In the context of the 28th session of the Human Rights Council, the Special Rapporteur on torture and other cruel, inhuman or degrading treatment or punishment, Juan E. Méndez, published a report on the communications transmitted to several Governments and their replies.
Concerning Australia, the Special Rapporteur considers, inter alia:
1. allegations of indefinite detention of asylum seekers, including children, and "escalating violence and tension at the Regional Processing Centre";
2. allegations of acts of intimidation and ill-treatment of two asylum-seekers at the Manus Regional Processing Centre, and immigration detention centre located in Manus Island; and
3. the Migration and Maritime Powers Legislation Amendment (Resolving the Asylum Legacy Caseload) Bill 2014 and the Migration Amendment (Character and General Visa Cancellation) Bill 2014, which passed both Houses of
Parliament on 26 November 2014 and 15 December 2014, respectively.
As for the allegations of indefinite detention and intimidation and ill-treatment of asylum seekers, the Special Rapporteur draws the conclusion that the Australian Government does not "sufficiently address all of the concerns, legal obligations, and questions raised in the initial communication, which prompts him to infer that the Government fails to fully and expeditiously cooperate with the mandate issued by the Human Rights Council in its resolution 25/13, as well as to comply with its obligation, under international customary law, to investigate, prosecute and punish all acts of torture and other cruel, inhuman or degrading treatment or punishment (...)"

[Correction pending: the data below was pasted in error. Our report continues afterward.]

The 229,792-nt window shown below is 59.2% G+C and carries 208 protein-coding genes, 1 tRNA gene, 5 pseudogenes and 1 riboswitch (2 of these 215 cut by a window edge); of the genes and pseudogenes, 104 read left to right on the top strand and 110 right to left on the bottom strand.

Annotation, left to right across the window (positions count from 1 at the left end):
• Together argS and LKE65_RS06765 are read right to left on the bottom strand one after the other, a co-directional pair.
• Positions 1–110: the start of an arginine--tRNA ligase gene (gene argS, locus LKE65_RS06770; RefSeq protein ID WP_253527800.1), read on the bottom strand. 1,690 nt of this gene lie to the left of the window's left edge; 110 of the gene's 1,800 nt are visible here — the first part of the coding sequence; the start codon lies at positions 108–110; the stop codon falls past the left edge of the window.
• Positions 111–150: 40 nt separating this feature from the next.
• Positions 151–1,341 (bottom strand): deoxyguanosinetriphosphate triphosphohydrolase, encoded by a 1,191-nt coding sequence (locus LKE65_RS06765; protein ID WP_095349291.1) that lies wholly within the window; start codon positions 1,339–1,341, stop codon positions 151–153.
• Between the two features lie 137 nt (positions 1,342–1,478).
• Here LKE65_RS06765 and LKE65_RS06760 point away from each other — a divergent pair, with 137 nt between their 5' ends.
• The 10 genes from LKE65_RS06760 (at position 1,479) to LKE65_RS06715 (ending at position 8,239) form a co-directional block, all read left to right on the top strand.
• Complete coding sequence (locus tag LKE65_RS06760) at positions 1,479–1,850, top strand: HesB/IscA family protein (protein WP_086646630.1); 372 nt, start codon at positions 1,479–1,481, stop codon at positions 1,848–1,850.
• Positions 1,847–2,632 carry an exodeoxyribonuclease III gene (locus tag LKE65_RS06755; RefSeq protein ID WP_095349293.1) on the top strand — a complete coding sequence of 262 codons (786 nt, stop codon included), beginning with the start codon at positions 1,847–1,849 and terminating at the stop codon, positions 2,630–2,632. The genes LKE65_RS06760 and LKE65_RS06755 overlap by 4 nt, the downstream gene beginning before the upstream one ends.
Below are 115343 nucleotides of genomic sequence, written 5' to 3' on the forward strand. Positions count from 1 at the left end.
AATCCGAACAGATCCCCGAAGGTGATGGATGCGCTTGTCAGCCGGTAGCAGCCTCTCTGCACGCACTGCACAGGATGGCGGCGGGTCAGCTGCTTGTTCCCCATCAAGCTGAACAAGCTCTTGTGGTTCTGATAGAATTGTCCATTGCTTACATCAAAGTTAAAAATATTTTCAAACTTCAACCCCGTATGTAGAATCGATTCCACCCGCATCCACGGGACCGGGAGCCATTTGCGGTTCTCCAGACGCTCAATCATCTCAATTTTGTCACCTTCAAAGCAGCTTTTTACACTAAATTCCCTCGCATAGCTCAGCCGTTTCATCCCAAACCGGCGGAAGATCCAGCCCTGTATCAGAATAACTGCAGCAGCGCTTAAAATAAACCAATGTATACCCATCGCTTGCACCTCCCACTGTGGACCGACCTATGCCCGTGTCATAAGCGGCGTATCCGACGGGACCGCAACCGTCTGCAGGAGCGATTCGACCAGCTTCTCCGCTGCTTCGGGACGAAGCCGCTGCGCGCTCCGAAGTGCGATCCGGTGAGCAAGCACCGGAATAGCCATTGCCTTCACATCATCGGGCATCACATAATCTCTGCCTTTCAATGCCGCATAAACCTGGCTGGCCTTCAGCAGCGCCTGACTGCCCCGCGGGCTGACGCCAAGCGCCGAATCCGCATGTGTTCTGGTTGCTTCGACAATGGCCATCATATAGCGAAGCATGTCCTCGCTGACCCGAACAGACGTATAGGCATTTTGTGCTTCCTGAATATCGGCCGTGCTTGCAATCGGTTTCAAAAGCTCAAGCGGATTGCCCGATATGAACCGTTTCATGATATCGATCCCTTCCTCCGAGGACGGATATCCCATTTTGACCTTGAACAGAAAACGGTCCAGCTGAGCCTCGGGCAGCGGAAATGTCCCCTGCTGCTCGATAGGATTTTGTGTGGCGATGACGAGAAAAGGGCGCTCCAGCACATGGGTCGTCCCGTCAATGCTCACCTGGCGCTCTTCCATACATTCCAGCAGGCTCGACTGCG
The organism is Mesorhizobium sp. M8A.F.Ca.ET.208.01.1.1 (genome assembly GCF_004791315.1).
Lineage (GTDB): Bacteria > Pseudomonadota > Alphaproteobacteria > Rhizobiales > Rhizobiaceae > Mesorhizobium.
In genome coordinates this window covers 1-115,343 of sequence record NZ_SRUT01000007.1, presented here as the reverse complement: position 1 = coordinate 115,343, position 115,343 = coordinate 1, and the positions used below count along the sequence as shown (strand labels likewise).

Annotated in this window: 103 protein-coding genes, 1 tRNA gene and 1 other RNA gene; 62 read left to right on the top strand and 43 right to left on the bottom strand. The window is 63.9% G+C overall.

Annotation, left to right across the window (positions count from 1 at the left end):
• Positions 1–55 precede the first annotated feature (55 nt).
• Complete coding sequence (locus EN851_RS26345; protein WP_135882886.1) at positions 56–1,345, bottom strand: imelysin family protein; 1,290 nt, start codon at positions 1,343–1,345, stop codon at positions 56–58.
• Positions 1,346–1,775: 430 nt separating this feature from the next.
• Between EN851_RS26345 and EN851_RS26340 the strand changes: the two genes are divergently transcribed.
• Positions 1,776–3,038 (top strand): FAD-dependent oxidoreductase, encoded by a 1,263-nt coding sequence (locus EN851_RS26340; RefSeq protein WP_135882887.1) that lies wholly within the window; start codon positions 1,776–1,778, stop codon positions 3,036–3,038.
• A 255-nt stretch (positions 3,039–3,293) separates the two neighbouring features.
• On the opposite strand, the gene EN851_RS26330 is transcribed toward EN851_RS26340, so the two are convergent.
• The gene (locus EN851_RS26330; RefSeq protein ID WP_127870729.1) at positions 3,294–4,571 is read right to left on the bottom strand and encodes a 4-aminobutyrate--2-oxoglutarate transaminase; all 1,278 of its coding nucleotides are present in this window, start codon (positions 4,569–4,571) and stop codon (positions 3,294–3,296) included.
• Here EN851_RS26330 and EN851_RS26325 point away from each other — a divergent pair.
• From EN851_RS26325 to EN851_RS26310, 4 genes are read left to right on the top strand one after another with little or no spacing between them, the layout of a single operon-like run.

The Australian Government therefore infringed the asylum seekers' right to be free from torture or cruel, inhuman or degrading treatment protected by the Convention against torture ("CAT").
In relation to the Migration and Maritime Powers Legislation Amendment (Resolving the Asylum Legacy Caseload) Bill 2014 and the Migration Amendment (Character and General Visa Cancellation) Bill 2014(see our previous article on this topic), which have raised serious concerns among the civil society and human rights organisations, the Special Rapporteur states:
"(...) both bills put Australia at risk of violating the Convention Against Torture (CAT). The Migration and Maritime Powers Legislation Amendment, which has passed both the house and the Senate of Australia at this point, violates the CAT because it allows for the arbitrary detention and refugee determination at sea, without access to lawyers. The Migration Amendment (Character and General Visa Cancellation Bill violates the CAT because it tightens control on the issuance of visas on the basis of character and risk assessments."
After the report was published, he Australian Prime Minister, Tony Abbott, declared:"I really think Australians are sick of being lectured to by the United Nations, particularly given that we have stopped the boats, and by stopping the boats, we have ended the deaths at sea”.